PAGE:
Venetian sale closes, ends Sands decades-long presence on the Strip
George Markantonis has spent seven years as the top executive overseeing the day-to-day operations of The Venetian, Palazzo and Venetian Expo Center.
That role didn’t change following Wednesday afternoon’s closing of the $6.25 billion sale of the Strip resort complex by Las Vegas Sands to private equity firm Apollo Global Management and real estate investment trust VICI Properties.
Markantonis continues in his position as chief executive of the new operating company. The property’s executive leadership team will also remain on board. He said the “institutional knowledge and capabilities” of both the management team and the 8,000-person workforce means the strategies and direction for the property will continue.
“We have an exciting opportunity to build on our past successes while capturing future opportunities,” Markantonis said.
The closing comes after Apollo gained licensing approval earlier this month following two somewhat contentious hearings in front of Nevada gaming regulators in which questions were asked of the company about the private equity firm’s relationship with controversial founder Leon Black and its former ownership of Caesars Entertainment.
In an interview with The Nevada Independent, Markantonis said Apollo is committed to continuing the employee benefits program that was started by Las Vegas Sands and will roll out additional benefits for the workforce next week. Under Las Vegas Sands, employees of the Venetian and Palazzo never sought representation by the Culinary Workers Local 226 because the wages and benefits were reportedly higher than at union properties.
Markantonis said the Venetian will focus on its entertainment attractions and upgrading food and beverage options. He said the resort will continue to give attention to the conference spaces “to make sure we continue to attract business that maybe is not already coming to Las Vegas.”
The sale, which was announced almost a year ago, ends the presence of Las Vegas Sands and the Adelson family on the Strip that touched parts of four decades. That began in 1988 when the late Sheldon Adelson acquired the Rat Pack-era Sands Hotel Casino for $110 million.
“We have to bear in mind about the Adelsons’ legacy in this city. Apollo is very cognizant of that,” Markantonis said. “We intend to continue running The Venetian Resort just as we have in the past. And we will continue to focus on ensuring that we have a premier spot amongst all of the integrated resorts in North America. It’s as simple as that. So, there's palpable excitement across the campus today.”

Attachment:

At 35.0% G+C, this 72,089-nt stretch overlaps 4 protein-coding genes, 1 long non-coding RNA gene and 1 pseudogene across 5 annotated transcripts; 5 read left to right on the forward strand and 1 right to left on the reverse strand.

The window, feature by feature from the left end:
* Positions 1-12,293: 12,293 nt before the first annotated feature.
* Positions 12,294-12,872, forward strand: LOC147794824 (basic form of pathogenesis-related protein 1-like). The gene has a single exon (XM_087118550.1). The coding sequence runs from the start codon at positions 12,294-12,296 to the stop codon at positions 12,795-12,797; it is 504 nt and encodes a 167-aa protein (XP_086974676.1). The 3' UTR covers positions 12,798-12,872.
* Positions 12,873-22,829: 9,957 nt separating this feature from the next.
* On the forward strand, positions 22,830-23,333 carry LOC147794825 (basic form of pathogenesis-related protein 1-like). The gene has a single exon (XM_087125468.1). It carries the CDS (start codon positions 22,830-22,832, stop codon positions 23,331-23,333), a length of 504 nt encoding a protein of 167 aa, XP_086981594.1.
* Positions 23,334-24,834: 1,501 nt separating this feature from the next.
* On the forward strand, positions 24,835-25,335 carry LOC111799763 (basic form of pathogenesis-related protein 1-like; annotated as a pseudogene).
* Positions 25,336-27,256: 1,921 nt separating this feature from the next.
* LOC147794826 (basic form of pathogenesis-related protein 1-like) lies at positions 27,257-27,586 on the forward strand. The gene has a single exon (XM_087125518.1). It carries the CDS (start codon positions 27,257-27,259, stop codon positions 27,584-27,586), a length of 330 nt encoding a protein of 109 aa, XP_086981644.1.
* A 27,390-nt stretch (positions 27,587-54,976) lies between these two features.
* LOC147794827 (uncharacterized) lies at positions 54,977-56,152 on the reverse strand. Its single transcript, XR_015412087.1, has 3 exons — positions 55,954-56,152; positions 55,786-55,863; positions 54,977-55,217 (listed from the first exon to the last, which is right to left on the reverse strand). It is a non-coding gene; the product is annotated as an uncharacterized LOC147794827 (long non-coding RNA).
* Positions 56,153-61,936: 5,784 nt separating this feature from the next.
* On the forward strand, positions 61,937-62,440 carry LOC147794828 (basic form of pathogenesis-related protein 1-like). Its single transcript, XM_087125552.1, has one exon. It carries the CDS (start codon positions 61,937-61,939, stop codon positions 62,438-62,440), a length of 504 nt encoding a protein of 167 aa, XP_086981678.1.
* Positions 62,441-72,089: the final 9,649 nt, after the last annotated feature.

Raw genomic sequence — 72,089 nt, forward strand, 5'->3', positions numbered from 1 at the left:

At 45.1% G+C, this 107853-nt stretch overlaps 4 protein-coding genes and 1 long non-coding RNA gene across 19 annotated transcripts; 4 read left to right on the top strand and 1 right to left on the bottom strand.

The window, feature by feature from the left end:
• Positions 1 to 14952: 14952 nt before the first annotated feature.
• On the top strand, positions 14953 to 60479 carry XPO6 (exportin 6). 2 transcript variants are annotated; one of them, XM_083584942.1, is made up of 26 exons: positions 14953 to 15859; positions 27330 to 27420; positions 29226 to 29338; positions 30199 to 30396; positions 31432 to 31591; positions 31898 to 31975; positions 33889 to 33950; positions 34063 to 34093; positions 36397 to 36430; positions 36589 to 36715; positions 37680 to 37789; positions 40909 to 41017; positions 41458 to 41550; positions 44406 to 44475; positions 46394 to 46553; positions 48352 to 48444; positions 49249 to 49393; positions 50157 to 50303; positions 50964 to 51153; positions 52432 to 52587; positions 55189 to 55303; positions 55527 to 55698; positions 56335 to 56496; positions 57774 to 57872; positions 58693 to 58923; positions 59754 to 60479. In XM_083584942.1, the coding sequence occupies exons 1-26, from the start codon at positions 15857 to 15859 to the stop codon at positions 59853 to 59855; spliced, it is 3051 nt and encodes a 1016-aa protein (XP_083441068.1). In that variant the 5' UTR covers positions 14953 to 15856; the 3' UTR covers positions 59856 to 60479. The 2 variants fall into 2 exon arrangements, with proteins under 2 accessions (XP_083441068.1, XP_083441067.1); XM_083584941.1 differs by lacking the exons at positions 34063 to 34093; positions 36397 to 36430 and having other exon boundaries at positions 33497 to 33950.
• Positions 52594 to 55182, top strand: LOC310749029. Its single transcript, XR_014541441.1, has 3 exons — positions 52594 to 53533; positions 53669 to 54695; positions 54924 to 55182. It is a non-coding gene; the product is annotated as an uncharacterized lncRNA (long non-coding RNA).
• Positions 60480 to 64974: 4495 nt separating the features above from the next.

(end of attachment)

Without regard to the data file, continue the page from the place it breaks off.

The aging Sands was demolished in 1996, and for over a decade, the 63-acre site was transformed. The Sands (now Venetian) Expo opened in 1990 and The Venetian replaced the Sands Casino Resort in 1999. The adjacent Palazzo, which is operated as part of The Venetian, opened in 2007.
Sands, which operates casinos in Macau and Singapore, placed the company’s Las Vegas holdings up for sale in October 2020, roughly three months before Adelson died at age 87 from non-Hodgkin’s Lymphoma. His widow, Miriam Adelson, owns 58 percent of the company.
Markantonis said Miriam Adelson sent a thank-you message to all employees this week.
In a statement, Las Vegas Chairman and CEO Rob Goldstein said, “The opening of The Venetian more than 20 years ago represents the beginning of the company's success. The property, and most importantly, the people who represent it every day will always remain indelible parts of our history.”
Markantonis said The Venetian’s player rewards program will continue while the resort’s hotel rooms and convention space have seen “solid” forward bookings through 2022.
The complex totals 7,100 hotel rooms, 225,000 square feet of casino space and 2.3 million square feet of convention space. Apollo told Nevada gaming regulators this month the company is developing a master plan for the facilities.
“With restrictions lifting and travel indicators all trending higher, we believe the future for this property and the entire Las Vegas consumer and business tourism market is brighter than ever,” Apollo Partner and Co-Head of Private Equity David Sambur said in a statement.
Apollo is paying $2.25 billion for the operations and VICI is paying $4 billion for the 63 acres and an additional 19 adjacent acres off Koval Drive where the $1.8 billion MSG Sphere entertainment venue is under construction. Las Vegas Sands is providing Apollo $1.2 billion of seller financing, with the private equity company putting up another $1.05 billion in cash and financing.
Markantonis said The Venetian will have “strong ties” to the programming at the Sphere and is building an air-conditioned escalator to connect the properties that are separated by Koval Drive.